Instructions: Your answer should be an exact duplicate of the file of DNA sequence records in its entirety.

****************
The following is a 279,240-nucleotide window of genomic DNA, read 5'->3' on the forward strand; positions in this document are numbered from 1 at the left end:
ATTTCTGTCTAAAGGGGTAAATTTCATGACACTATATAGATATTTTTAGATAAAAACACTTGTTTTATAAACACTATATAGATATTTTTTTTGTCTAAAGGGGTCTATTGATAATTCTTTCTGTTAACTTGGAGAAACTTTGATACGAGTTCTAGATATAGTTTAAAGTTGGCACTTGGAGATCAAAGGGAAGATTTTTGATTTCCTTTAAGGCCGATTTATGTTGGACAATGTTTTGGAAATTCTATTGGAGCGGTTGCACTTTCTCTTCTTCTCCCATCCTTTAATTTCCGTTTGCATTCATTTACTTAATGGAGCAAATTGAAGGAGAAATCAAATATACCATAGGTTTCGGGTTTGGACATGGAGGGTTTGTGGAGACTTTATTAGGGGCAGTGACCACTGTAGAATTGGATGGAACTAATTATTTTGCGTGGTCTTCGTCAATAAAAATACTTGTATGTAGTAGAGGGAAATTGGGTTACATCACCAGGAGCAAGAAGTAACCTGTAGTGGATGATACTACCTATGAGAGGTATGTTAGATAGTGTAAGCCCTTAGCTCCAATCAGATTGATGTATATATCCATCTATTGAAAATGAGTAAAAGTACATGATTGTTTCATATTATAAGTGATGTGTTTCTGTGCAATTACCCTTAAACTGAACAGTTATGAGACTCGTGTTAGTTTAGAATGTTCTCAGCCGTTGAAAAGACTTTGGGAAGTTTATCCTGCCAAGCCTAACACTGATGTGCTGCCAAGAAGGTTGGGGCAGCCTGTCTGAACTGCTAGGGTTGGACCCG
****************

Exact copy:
The following is a 279,240-nucleotide window of genomic DNA, read 5'->3' on the forward strand; positions in this document are numbered from 1 at the left end:
ATTTCTGTCTAAAGGGGTAAATTTCATGACACTATATAGATATTTTTAGATAAAAACACTTGTTTTATAAACACTATATAGATATTTTTTTTGTCTAAAGGGGTCTATTGATAATTCTTTCTGTTAACTTGGAGAAACTTTGATACGAGTTCTAGATATAGTTTAAAGTTGGCACTTGGAGATCAAAGGGAAGATTTTTGATTTCCTTTAAGGCCGATTTATGTTGGACAATGTTTTGGAAATTCTATTGGAGCGGTTGCACTTTCTCTTCTTCTCCCATCCTTTAATTTCCGTTTGCATTCATTTACTTAATGGAGCAAATTGAAGGAGAAATCAAATATACCATAGGTTTCGGGTTTGGACATGGAGGGTTTGTGGAGACTTTATTAGGGGCAGTGACCACTGTAGAATTGGATGGAACTAATTATTTTGCGTGGTCTTCGTCAATAAAAATACTTGTATGTAGTAGAGGGAAATTGGGTTACATCACCAGGAGCAAGAAGTAACCTGTAGTGGATGATACTACCTATGAGAGGTATGTTAGATAGTGTAAGCCCTTAGCTCCAATCAGATTGATGTATATATCCATCTATTGAAAATGAGTAAAAGTACATGATTGTTTCATATTATAAGTGATGTGTTTCTGTGCAATTACCCTTAAACTGAACAGTTATGAGACTCGTGTTAGTTTAGAATGTTCTCAGCCGTTGAAAAGACTTTGGGAAGTTTATCCTGCCAAGCCTAACACTGATGTGCTGCCAAGAAGGTTGGGGCAGCCTGTCTGAACTGCTAGGGTTGGACCCG